In a brief meeting yesterday evening, the Associated Students Finance Board distributed $14,872 to seven student organizations and allocated $14,000 to the A.S. Legislative Council honoraria account.

The majority of deliberations at last night’s meeting addressed the Legislative Council’s request to transfer Finance Board unallocated funds into the Council’s inadequate honoraria account. After the conclusion of the meeting, the board has $881 remaining in its spring unallocated budget.

During announcements Internal Vice President Chris Wendle asked the board for an allocation of $14,000 to the Legislative Council’s honoraria account because the account did not have enough to pay its members.

“I am coming to Finance Board to be as transparent as possible,” Wendle said. “I am here to ask for $14,000 for Legislative Council honoraria. I know that unallocated is shrinking, so I wanted to ask this week.”

The board then entertained requests from several other student groups before returning to discussion over council honoraria.

Board member Josue Aparicio said last year’s council budget did not provide enough funding for honoraria — the amount of compensation an elected A.S. student representative receives quarterly — as the honoraria amount had been increased.

“Last year’s honorarium was changed from every member getting $400 to $600,” Aparicio said. “It was at the end of the year and the budget had already been set, so we have been working all year on less money.”

Board member James Hawkins said he was reluctant to allocate the council such a sizeable chunk. However, he said, the council members had been promised $600 and deserved what they were expecting to receive.

“As much as it pains me to do this, I don’t think that we should punish everyone,” Hawkins said. “[Because of] last year’s mistake they would not get paid, so I think we should allocate the $14,000.”

After debate, the board allocated the $14,000 to the council with the stipulation that Finance Board previously approve any use of the money for something other than honoraria.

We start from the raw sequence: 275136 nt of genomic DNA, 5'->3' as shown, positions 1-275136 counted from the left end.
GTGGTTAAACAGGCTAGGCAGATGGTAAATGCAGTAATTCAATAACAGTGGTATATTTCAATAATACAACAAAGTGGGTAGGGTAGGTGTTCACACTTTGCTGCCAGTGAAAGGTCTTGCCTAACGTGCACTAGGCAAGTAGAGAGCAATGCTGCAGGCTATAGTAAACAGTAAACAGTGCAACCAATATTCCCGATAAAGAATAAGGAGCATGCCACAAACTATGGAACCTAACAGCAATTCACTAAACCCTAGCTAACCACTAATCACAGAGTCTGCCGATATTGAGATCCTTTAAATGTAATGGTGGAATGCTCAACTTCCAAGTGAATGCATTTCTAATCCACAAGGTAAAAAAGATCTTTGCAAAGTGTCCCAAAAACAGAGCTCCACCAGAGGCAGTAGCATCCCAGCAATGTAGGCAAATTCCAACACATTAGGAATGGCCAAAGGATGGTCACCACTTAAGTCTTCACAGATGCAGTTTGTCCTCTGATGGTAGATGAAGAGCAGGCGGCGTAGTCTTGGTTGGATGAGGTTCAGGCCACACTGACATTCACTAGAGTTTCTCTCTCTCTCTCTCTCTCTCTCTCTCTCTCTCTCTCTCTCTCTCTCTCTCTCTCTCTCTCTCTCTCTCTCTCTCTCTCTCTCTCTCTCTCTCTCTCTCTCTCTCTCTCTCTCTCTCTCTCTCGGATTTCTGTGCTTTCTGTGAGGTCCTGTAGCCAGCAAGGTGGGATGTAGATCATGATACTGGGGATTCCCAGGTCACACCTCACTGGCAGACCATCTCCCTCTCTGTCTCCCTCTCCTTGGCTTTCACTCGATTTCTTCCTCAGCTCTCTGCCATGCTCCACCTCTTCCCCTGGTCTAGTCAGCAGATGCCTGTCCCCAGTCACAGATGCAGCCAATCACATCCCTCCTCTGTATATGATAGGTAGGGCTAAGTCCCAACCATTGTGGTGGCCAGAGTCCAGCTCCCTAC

Representatives from a local chapter of Project Eye-to-Eye — a national nonprofit mentoring program for youth — requested funding from the board for a community event.

Program Coordinator Daniel Curtis, a fourth-year biology major, requested $5,000 to put on an event designed to get the community involved in assisting children with learning disabilities.

“This is a nonprofit organization helping kids that suffer from learning disabilities,” Curtis said. “We expect 50-70 undergraduate students in addition to community members.”

Several board members said they didn’t wish to fund the whole request, as a large portion of the $5,000 would cover a speaker fee. However, board member Jason Lopez thought that helping such an underrepresented community vastly outweighed the speaker cost.

“I feel like we should fund some of this,” Lopez said. “It is targeting a group that is underrepresented here on campus, and I think that is really important.”

On the other hand, board member Bennett Duval said the speaker cost was too high, considering the low expected attendance from undergraduates.

The board eventually chose to allocate $3,500 of Project Eye-to-Eye’s $5,000 request.

All told at last night’s meeting, the board voted to fully fund Tribal Belly Dance Fusion, Nu Alpha Kappa and American Indian Student Association (out of the Culture Week fund) and voted to partially fund Project Eye-to-Eye, Phi Alpha Delta, National Society of Leadership and Success and Inter-Greek Council. The board also heard reallocations from Born Again Ministries and Students for Justice in Palestine, resulting in the return of $985 to the current unallocated budget.